In May 2008, Australian carrier Optus announced that it would establish a technology research facility with Huawei in Sydney. In October 2008, Huawei reached an agreement to contribute to a new GSM-based HSPA+ network being deployed jointly by Canadian carriers Bell Mobility and Telus Mobility, joined by Nokia Siemens Networks. Huawei delivered one of the world's first LTE/EPC commercial networks for TeliaSonera in Oslo, Norway in 2009.
Ren Zhengfei is the founder and CEO of Huawei and has the power to veto any decisions made by the board of directors. Huawei disclosed its list of board of directors for the first time in 2010. Liang Hua is the current chair of the board. As of 2019 , the members of the board are Liang Hua, Guo Ping, Xu Zhijun, Hu Houkun, Meng Wanzhou, Ding Yun, Yu Chengdong, Wang Tao, Xu Wenwei, Chen Lifang, Peng Zhongyang, He Tingbo, Li Yingtao, Ren Zhengfei, Yao Fuhai, Tao Jingwen, and Yan Lida. Guo Ping is the Chairman of Huawei Device, Huawei's mobile phone division.
In July 2010, Huawei was included in the Global Fortune 500 2010 list published by the U.S. magazine Fortune for the first time, on the strength of annual sales of US$21.8 billion and net profit of US$2.67 billion.
Huawei announced its Enterprise business in January 2011 to provide network infrastructure, fixed and wireless communication, data center, and cloud computing solutions for global telecommunications customers.
In October 2012, it was announced that Huawei would move its UK headquarters to Green Park, Reading, Berkshire.
Huawei Technologies Co Ltd, is the world's largest telecom equipment maker and China's largest telephone-network equipment maker. In 2014, Huawei became the world's No. 1 applicant for international patents in 2014, with 3,442 patents.
In January 2015, Huawei discontinued the "Ascend" brand for its flagship phones, and launched the new P series with the Huawei P8. Huawei also partnered with Google to build the Nexus 6P in 2015.
In September 2017, Huawei created a NarrowBand IOT city-aware network using a "one network, one platform, N applications" construction model utilising IoT, cloud computing, big data, and other next-generation information and communications technology, it also aims to be one of the world's five largest cloud players in the near future.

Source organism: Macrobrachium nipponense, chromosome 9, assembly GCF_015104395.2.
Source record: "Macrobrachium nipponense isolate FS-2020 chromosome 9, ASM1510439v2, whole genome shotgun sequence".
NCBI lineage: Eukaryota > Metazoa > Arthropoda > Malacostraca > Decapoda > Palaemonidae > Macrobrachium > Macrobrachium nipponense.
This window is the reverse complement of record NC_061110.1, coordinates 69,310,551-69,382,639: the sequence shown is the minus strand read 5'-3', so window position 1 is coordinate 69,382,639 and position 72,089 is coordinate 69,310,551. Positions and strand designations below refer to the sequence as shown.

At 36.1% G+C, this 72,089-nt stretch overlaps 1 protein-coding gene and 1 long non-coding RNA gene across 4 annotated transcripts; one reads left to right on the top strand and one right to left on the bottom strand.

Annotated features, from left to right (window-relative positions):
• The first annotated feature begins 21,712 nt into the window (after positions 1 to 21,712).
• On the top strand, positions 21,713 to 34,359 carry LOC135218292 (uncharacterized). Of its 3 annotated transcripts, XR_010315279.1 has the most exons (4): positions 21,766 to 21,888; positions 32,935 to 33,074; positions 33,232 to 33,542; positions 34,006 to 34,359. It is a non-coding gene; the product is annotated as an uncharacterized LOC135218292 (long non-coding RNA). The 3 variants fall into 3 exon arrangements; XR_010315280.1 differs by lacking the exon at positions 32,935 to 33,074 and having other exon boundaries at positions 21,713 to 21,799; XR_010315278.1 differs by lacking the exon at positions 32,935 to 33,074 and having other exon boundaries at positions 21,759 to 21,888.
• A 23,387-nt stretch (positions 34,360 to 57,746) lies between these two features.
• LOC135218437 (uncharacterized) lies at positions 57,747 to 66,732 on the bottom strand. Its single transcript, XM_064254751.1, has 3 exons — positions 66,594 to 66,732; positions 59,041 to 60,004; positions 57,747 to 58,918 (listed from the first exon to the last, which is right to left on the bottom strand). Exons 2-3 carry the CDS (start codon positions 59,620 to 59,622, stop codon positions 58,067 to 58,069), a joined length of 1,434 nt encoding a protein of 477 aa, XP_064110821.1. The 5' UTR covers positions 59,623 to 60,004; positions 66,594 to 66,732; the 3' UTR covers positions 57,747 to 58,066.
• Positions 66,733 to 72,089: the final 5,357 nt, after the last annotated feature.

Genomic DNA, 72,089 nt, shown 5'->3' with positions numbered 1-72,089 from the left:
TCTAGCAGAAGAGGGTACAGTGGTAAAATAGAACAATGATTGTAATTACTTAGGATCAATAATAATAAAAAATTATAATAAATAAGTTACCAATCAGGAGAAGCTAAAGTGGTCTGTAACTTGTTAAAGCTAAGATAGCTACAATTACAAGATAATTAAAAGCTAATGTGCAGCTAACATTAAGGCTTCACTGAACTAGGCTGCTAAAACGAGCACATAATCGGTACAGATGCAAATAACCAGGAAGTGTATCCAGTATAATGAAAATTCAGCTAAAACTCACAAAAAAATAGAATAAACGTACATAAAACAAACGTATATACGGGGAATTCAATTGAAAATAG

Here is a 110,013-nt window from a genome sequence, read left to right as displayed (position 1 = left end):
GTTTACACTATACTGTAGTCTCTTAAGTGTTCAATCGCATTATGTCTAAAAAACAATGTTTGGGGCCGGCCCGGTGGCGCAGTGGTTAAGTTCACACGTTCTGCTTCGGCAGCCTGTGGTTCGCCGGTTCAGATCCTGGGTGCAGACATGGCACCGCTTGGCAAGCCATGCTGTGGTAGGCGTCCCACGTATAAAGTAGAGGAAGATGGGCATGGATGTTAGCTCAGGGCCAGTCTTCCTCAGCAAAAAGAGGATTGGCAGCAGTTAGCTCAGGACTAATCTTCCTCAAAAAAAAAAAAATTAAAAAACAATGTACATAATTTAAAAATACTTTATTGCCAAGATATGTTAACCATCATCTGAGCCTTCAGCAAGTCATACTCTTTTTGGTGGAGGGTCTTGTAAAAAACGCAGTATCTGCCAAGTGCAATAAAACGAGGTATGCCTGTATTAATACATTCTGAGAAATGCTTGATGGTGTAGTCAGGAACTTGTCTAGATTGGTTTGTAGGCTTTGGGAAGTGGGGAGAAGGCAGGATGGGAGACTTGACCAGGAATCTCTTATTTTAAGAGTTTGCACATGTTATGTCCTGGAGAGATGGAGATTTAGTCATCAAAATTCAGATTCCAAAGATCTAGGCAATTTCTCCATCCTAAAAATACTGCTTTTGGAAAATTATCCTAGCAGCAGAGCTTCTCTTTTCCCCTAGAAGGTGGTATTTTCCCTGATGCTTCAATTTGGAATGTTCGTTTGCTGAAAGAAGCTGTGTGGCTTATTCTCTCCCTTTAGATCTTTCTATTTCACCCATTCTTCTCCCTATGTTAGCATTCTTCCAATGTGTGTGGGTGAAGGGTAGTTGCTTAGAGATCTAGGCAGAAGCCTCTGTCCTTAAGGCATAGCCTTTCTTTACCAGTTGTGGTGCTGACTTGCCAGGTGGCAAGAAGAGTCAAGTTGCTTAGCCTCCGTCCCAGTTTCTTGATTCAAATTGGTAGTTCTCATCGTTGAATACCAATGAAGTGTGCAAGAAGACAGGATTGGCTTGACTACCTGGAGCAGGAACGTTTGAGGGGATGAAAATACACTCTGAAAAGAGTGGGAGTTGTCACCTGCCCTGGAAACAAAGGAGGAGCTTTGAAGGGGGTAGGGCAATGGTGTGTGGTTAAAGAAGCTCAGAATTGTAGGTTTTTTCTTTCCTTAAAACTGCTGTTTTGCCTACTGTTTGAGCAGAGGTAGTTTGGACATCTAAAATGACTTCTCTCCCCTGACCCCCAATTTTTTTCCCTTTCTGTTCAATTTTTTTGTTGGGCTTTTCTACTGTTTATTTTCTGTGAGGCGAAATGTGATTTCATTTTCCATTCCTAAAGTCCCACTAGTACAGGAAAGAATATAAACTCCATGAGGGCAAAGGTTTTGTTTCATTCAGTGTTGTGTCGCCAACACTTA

As of the end of 2018, Huawei sold 200 million smartphones. They reported that strong consumer demand for premium range smart phones helped the company reach consumer sales in excess of $52 billion in 2018.
Huawei has been at the centre of espionage allegations over Chinese 5G network equipment. In 2018, the United States passed a defense funding bill that contained a passage barring the federal government from doing business with Huawei, ZTE, and several Chinese vendors of surveillance products, due to security concerns.
The current models in the P and Mate lines, the P30, P30 Pro, Mate 20, Mate 20 Pro and Mate 20 X were released in 2018 and 2019.
On 1 December 2018, Huawei vice-chairwoman and CFO Meng Wanzhou, daughter of company founder Ren Zhengfei, was arrested in Canada at the request of U.S. authorities. She faces extradition to the United States on charges of violating sanctions against Iran. 22 August 2018 arrest warrant was issued by the US District Court for the Eastern District of New York. Meng is "charged with conspiracy to defraud multiple international institutions", according to the prosecutor. The warrant was based on allegations of a conspiracy to defraud banks which were clearing money that was claimed to be for Huawei, but was actually for Skycom, an entity claimed to be entirely controlled by Huawei, which was said to be dealing in Iran, contrary to sanctions. None of the allegations have been proven in court. On 11 December 2018, Meng Wanzhou was released on bail.